“New dressings could help burns heal faster”

This representative image shows doctors examining a patient’s face with a medical mask for cosmetic purposes. β€” Unsplash/File

Receiving treatment for a burn is not entirely easy, nor as painless as it may seem. In fact, the healing process of a burn is the real challenge that awaits a burn victim. This is due to the frequency of necessary dressing changes, which can be extremely painful.

Recently, researchers at the University of Waterloo, Canada, developed a new form of wound dressing material using advanced polymers to address this problem and others.

The new dressing can speed the recovery of burn victims and can also be used to administer drugs for cancer treatment and for cosmetic purposes, Medical News reported.

β€œTo treat burn victims, we can customize the shape using a 3D printer; second, the material has refined surface adhesion, which is a key feature,” said Dr. Boxin Zhao, a professor in the university’s chemical engineering department and the leader of the research team.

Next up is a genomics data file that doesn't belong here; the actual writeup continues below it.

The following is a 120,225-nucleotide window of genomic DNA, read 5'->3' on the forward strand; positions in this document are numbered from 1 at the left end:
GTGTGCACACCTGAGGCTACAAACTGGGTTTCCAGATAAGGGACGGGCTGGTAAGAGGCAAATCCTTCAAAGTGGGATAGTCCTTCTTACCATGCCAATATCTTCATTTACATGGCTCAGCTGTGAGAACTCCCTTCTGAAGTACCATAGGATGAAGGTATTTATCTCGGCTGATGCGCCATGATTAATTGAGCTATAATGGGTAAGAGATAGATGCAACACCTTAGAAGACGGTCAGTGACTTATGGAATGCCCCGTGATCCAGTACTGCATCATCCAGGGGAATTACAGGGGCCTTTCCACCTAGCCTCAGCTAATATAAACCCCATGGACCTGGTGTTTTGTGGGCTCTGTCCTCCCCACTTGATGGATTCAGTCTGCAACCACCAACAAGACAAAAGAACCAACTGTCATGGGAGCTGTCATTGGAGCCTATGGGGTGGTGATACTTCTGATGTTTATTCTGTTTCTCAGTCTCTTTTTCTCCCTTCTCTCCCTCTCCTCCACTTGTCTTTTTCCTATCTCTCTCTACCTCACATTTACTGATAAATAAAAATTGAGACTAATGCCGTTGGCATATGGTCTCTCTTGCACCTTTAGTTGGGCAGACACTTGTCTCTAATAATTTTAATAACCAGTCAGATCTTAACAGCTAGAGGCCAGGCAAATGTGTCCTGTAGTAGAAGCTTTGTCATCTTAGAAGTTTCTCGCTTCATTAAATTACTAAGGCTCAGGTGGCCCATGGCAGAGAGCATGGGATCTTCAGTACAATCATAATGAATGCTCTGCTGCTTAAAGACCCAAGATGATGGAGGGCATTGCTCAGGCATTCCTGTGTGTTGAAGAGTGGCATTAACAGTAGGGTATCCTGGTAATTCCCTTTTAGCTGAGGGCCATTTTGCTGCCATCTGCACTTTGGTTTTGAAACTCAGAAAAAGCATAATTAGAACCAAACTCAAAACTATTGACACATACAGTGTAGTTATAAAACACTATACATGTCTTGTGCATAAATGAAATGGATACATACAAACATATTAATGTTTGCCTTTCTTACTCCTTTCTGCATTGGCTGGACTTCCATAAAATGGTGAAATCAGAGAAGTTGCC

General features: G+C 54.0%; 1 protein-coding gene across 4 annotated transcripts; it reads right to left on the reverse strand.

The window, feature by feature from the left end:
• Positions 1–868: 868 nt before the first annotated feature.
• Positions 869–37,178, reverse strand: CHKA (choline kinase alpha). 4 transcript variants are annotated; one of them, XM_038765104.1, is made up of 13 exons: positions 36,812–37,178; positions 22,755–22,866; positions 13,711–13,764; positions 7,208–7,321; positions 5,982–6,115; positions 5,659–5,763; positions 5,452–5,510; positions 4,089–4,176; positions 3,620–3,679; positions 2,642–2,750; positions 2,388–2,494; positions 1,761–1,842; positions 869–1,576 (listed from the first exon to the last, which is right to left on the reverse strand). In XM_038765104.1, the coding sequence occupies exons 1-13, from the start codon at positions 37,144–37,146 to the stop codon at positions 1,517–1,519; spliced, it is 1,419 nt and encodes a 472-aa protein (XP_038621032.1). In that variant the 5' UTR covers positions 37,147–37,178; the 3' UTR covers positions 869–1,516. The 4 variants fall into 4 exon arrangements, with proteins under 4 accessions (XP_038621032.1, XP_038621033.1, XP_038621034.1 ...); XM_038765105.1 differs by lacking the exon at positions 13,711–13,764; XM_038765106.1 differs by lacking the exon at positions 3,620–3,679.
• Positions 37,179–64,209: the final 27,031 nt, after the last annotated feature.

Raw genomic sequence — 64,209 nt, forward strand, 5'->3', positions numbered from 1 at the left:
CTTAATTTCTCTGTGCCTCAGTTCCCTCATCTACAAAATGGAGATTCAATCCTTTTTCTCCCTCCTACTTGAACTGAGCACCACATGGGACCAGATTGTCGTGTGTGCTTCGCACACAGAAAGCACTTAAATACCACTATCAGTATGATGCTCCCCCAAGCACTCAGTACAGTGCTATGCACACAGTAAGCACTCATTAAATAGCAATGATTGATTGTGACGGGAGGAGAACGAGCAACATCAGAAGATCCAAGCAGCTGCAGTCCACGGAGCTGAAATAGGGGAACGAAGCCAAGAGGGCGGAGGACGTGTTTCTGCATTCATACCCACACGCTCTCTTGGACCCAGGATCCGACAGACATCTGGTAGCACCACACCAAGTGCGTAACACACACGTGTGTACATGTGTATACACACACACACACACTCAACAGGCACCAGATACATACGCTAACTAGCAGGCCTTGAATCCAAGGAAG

Dr. Zhao’s team has made substantial progress in creating smart hydrogel materials for use as washable dressings.

“The material can easily adhere to the skin and be pulled off. It’s a very delicate balance within the material for the adhesion to work,” he added.

According to the study, 3D scanning of the patient’s face and body components helps tailor and individualize the dressing for burn victims and cancer treatment.

Additionally, the material can also be used to treat cancer, saving the patient from spending hours in a clinic. As a continuous drug release outside of the clinical environment, it helps eliminate problems with conventional techniques.

Research suggests these smart plasters are made of cellulose nanocrystals, a heat-sensitive polymer and an algae-based biopolymer.

The dressing may heat up on the skin and gradually cool to room temperature due to its thermal reactivity.

Additionally, the dressing expands when cold in the refrigerator but contracts to a smaller size at body temperature, making removal easier and less unpleasant. Additionally, the dressing is designed to deliver time-release medication, allowing for greater pain relief.

For Zhao’s Surface Science and Bio-Nanomaterials Laboratory Group, this study serves as a proof of concept.

The next step for Zhao’s research team is to continue improving the attributes of the material to make it more beneficial to human health and marketable.

Leave a Comment